andy_liaw at merck.com
Wed Aug 20 14:01:29 CEST 2003
Please tell us the version of the package, the version of R, and the
platform you're working in.
Sounds like you should upgrade to a newer version of the randomForest
package. In Breiman's original code, he is counting the number of
misclassified cases and dividing that by the total number of cases. This is
fine for sufficiently large number of trees (say about 20 or more). Because
the prediction is based on aggregating the out-of-bag prediction, the error
rate should be number of misclassified cases divided by the number of cases
that have been predicted. When the number of trees is small, not all cases
have been out-of-bag, and therefore not all of them have prediction.
There's similar problem with regression, which I have fixed in the R
package. Users of Leo's Fortran code should be aware.
Currently there's no provision to cut trees out of a forest. I originally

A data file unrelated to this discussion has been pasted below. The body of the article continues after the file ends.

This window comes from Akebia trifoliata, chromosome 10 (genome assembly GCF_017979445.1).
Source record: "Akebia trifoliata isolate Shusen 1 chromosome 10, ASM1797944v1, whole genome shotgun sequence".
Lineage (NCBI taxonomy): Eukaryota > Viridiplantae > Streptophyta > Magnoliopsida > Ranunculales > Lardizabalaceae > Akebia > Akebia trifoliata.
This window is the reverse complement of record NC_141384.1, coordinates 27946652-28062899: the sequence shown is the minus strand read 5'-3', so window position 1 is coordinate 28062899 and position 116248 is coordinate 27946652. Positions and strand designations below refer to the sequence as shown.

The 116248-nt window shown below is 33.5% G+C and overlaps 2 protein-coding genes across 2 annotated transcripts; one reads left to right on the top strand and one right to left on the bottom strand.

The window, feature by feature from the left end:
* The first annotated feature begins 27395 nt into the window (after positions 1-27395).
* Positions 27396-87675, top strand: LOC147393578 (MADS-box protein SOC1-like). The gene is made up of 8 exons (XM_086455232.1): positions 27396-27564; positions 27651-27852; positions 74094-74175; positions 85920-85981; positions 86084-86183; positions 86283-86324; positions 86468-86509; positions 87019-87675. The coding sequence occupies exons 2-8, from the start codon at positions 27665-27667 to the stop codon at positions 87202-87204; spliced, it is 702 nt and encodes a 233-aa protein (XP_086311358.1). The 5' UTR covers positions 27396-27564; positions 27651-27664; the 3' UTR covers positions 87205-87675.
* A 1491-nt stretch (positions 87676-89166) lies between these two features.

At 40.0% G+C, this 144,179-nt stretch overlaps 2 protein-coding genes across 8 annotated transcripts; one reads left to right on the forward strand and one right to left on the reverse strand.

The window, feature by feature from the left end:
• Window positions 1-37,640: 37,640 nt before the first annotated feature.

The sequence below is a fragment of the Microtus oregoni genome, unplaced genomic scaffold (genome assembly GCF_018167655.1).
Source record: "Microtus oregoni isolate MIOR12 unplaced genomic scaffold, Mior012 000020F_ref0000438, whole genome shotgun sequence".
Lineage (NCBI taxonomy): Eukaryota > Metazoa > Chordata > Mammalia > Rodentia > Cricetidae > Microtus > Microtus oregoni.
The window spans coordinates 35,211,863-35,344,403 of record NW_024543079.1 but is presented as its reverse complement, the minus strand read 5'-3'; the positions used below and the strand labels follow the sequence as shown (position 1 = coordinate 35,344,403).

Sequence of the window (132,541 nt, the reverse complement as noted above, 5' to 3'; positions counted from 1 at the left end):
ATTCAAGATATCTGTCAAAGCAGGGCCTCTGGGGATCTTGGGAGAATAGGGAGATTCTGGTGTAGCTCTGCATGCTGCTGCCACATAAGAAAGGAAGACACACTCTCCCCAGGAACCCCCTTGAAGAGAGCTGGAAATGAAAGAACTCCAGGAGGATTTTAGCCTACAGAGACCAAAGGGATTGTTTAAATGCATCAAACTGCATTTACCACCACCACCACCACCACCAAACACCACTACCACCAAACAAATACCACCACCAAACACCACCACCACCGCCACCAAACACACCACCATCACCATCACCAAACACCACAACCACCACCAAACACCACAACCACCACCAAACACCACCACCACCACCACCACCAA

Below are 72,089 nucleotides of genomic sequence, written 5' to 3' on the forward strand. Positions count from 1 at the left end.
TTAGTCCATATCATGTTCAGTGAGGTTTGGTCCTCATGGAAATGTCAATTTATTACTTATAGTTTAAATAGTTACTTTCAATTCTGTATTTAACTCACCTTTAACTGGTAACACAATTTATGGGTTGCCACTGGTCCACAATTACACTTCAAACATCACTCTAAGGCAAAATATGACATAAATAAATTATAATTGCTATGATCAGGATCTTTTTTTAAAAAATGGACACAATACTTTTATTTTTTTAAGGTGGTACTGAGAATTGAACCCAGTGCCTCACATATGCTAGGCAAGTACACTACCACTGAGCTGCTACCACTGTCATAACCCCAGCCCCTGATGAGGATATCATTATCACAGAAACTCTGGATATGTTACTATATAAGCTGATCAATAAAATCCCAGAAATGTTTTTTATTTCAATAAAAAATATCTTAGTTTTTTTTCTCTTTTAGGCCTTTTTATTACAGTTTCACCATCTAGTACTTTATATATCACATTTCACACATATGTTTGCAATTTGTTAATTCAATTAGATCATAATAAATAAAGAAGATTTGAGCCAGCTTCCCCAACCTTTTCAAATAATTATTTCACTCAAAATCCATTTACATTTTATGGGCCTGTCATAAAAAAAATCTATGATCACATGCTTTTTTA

thought about writing a "burn" function that does this, but decided against
it: what would be the point? Having more trees just takes up more
memory/disk space, and takes a bit longer for prediction, but does not
degrade prediction performance, unlike boosting.
> -----Original Message-----
> From: Vladimir N. Kutinsky [mailto:kutinskyv at obninsk.com]
> Sent: Wednesday, August 20, 2003 4:43 AM
> To: r-help at stat.math.ethz.ch
> Subject: [R] RandomForest
> When I plot or look at the error rate vector for a random forest
> (rf$err.rate) it looks like a descending function except for
> a few first points of the vector with error rates values
> lower(sometimes much lower) than the general level of error
> rates for a forest with such number of trees when the error
> rates stop descending. Does it mean that there is a tree(s)
> (that is built the first in the forest) that has a higher
> predictive accuracy than the whole forest of trees?
> One more minor question. Is there a way to "snip" the forest
> of 100 trees to, say, 50 trees?
> R-help at stat.math.ethz.ch mailing list
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